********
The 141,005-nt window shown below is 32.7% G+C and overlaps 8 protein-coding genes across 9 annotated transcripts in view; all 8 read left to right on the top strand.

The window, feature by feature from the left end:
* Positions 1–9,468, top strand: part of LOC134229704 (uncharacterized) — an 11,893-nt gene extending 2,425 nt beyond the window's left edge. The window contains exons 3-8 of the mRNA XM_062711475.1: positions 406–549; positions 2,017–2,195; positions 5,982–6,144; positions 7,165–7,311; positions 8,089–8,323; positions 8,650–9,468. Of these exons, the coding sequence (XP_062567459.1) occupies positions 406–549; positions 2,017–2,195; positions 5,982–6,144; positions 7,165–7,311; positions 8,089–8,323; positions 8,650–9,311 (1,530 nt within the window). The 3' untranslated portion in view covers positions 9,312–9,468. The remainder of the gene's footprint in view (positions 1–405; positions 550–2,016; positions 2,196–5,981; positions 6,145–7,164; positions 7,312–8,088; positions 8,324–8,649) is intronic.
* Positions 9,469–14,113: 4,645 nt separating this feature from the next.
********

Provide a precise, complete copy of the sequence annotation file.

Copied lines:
The 141,005-nt window shown below is 32.7% G+C and overlaps 8 protein-coding genes across 9 annotated transcripts in view; all 8 read left to right on the top strand.

The window, feature by feature from the left end:
* Positions 1–9,468, top strand: part of LOC134229704 (uncharacterized) — an 11,893-nt gene extending 2,425 nt beyond the window's left edge. The window contains exons 3-8 of the mRNA XM_062711475.1: positions 406–549; positions 2,017–2,195; positions 5,982–6,144; positions 7,165–7,311; positions 8,089–8,323; positions 8,650–9,468. Of these exons, the coding sequence (XP_062567459.1) occupies positions 406–549; positions 2,017–2,195; positions 5,982–6,144; positions 7,165–7,311; positions 8,089–8,323; positions 8,650–9,311 (1,530 nt within the window). The 3' untranslated portion in view covers positions 9,312–9,468. The remainder of the gene's footprint in view (positions 1–405; positions 550–2,016; positions 2,196–5,981; positions 6,145–7,164; positions 7,312–8,088; positions 8,324–8,649) is intronic.
* Positions 9,469–14,113: 4,645 nt separating this feature from the next.